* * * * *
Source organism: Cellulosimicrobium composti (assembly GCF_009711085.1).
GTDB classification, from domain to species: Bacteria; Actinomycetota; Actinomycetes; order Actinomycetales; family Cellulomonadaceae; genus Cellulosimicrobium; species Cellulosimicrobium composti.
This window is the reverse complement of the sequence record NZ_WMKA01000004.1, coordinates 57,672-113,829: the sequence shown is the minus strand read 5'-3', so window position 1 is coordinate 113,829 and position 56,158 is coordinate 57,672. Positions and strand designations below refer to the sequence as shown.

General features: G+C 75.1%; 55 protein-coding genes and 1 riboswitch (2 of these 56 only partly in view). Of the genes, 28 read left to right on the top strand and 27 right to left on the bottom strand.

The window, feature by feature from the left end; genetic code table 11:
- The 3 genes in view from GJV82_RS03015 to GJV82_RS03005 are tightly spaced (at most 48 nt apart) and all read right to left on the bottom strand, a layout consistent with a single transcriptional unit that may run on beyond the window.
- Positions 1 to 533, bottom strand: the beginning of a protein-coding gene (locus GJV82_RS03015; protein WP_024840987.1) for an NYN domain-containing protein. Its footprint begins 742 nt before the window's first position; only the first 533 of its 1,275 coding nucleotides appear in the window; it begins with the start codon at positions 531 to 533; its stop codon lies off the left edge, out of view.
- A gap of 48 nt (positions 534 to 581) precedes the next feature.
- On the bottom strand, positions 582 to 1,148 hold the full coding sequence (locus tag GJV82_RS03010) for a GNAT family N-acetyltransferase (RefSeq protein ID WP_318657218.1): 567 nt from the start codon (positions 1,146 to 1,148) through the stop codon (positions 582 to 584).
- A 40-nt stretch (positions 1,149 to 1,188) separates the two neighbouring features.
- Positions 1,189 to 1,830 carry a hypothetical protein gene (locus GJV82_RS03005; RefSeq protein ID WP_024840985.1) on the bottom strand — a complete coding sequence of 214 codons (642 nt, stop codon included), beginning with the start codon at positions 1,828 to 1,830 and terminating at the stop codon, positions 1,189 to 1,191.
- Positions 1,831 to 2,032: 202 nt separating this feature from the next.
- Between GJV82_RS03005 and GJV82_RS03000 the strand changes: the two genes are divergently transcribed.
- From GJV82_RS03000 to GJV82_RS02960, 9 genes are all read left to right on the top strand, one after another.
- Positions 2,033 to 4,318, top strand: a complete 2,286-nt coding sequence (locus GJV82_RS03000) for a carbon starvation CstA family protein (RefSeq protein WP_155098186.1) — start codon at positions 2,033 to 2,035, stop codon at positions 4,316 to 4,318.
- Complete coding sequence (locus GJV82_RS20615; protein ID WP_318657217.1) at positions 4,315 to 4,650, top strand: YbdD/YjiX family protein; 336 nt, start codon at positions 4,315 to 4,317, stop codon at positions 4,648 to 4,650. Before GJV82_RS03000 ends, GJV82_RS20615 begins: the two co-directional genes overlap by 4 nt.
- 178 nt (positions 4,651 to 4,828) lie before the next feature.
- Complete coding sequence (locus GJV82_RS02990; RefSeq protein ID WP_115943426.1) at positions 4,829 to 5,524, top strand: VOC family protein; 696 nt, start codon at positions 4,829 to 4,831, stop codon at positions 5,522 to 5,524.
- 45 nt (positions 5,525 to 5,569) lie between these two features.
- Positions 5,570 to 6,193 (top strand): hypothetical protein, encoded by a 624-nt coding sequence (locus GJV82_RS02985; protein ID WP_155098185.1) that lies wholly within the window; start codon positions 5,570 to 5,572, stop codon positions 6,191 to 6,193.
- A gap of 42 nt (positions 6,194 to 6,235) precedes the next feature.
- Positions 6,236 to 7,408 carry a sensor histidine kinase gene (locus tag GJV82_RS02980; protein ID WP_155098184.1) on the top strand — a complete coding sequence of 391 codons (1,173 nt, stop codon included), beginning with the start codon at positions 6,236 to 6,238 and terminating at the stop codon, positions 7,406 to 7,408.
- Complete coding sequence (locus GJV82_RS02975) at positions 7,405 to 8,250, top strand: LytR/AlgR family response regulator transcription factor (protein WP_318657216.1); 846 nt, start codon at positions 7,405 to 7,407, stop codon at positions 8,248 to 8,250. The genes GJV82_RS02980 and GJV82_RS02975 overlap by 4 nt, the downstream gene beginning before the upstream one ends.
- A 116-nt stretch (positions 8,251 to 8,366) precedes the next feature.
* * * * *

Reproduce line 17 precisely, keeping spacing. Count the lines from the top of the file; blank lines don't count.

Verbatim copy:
- 178 nt (positions 4,651 to 4,828) lie before the next feature.